Boris Johnson. Photo: Christopher Furlong
Johnson’s real agenda coming clearer: Watch out for your rights!
Boris Johnson is at least the bookies’ favourite to become Conservative Party Leader and therefore Prime Minister, and, as the leading Conservative on the Leave side, he fulfils one key criterion for PM in post-referendum Britain (“you broke it, you bought it!“)
So it’s worth trying to get some idea of what sort of future for the UK and Europe he has in mind: never easy where Johnson is concerned. He is attempting to portray himself as the ‘unity’ candidate, presumably because he can justifiably claim to have been in favour both of remaining in the EU and leaving it in the space of just the last six months.
He has, despite photographic and other evidence to the contrary, denied that he ever promised to use the alleged £350m a week we pay to Brussels (not, of course, that this is a valid figure) to boost the NHS budget. And his position on migration is so wobbly that the slogan “take back control” implies the sort of control that a four year old has taking their first ride on a bike without stabilisers: maybe he’ll get the hang of it.
He was good enough to set out his ‘plans’ in an article in the Telegraph on Monday, although friends are apparently briefing that an experienced journalist and politician of several decades wrote it without much thought. As I say, maybe he’ll get the hang of it.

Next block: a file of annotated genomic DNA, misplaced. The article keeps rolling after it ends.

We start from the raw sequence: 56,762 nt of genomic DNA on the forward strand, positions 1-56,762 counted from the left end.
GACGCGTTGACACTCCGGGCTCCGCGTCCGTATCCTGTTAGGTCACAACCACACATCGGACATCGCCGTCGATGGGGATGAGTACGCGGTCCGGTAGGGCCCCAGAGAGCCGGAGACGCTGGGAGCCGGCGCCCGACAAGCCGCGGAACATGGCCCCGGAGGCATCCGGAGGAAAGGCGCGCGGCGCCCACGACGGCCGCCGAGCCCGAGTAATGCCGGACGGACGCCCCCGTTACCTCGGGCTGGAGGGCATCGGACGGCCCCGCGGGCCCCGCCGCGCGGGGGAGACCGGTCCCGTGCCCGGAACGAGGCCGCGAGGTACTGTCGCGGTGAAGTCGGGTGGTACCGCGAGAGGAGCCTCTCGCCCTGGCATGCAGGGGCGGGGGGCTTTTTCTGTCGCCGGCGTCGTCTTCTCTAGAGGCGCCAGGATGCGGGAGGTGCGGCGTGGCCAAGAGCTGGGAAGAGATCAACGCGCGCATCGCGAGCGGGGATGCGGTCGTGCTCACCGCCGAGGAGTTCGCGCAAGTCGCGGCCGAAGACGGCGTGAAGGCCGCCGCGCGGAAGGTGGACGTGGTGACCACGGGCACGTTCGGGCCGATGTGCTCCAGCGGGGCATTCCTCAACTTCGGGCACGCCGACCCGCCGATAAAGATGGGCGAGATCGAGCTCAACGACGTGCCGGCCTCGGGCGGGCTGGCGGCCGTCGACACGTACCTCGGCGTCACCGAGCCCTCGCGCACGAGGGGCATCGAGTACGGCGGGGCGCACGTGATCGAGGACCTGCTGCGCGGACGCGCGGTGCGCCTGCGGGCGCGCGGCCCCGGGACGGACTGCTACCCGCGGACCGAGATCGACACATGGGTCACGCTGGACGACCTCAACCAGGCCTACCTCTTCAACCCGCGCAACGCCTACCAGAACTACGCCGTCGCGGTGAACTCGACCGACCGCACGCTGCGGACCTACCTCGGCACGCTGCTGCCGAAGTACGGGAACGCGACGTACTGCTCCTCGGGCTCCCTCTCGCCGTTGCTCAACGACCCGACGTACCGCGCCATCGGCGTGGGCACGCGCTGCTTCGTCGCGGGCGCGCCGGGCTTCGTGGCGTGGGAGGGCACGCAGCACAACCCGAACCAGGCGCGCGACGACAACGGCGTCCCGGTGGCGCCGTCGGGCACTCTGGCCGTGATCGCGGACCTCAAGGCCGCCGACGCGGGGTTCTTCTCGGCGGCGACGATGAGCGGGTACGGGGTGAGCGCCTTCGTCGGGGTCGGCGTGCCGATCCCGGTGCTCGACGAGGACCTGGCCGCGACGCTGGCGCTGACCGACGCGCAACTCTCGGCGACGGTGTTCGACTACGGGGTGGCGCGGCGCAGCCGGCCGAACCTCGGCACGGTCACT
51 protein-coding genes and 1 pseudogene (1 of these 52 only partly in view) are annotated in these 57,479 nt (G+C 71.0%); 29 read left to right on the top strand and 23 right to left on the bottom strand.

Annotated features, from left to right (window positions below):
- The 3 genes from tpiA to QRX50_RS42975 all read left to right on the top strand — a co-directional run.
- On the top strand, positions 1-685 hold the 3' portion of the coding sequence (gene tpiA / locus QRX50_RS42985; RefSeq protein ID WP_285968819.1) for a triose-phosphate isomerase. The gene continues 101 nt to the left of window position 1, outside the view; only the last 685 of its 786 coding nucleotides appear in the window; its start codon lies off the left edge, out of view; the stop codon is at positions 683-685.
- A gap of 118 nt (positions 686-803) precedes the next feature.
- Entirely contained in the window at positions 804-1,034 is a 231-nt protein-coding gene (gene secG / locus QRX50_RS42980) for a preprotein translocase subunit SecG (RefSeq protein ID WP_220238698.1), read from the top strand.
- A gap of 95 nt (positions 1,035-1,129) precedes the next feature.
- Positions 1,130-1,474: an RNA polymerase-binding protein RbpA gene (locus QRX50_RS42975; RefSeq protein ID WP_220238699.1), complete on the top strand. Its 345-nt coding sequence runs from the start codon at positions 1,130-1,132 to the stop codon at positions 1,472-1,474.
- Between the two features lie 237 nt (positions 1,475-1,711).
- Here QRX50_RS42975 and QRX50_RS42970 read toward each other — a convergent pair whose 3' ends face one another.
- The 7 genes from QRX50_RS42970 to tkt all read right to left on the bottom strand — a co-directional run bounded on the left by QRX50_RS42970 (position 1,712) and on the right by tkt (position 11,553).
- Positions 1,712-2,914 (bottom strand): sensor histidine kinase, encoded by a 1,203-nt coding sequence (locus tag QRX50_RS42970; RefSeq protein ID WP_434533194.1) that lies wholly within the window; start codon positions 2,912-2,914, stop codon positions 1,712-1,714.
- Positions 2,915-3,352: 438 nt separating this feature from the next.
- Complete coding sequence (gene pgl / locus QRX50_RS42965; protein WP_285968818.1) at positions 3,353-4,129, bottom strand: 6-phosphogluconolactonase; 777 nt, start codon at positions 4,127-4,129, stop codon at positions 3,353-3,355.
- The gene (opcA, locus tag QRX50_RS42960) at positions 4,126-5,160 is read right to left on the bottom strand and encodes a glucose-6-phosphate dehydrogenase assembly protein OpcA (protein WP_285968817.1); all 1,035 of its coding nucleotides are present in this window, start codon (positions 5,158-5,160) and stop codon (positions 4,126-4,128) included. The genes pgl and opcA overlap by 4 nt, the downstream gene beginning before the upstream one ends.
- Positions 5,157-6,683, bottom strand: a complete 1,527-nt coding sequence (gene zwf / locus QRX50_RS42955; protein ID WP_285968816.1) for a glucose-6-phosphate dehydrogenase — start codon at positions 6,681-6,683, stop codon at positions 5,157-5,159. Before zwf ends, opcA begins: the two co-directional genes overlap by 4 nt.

In that article, he began to backtrack from the £350m pledge (a ‘substantial sum’ ‘could’ be directed to the NHS), and also indicated that he expected the UK to maintain full access to the EU single market and uninterrupted rights for British people to travel around Europe to work, study or retire. But within the fantasy politics, one point becomes crystal clear. He wrote:
“The only change … is that the UK will extricate itself from the EU’s extraordinary and opaque system of legislation: the vast and growing corpus of law enacted by a European Court of Justice from which there can be no appeal.”
It is worth remembering that the legislation he has focused on most in the past few years (apart from his ludicrous claims about bananas and pasties) has been those guaranteeing workers’ rights. As we’ve pointed out, Johnson would like to scrap “all that social chapter stuff”. And most of the cases that “Britain” has lost at the European Court of Justice have actually been victories for British people, often against their employers. This suggests that Johnson’s main target is not the economy, not immigration, but workers’ rights.
That’s why it’s so important to defend our rights at work, rights which are popular with the electorate and which even prominent Leave campaigners promised during the referendum would not be touched. We need to hold them to those promises (along with the promises on extra funding for the NHS and so on.) That’s why the TUC has set up a way to petition your MP – especially important with Conservative MPs – asking them to make a public commitment to leave our rights alone.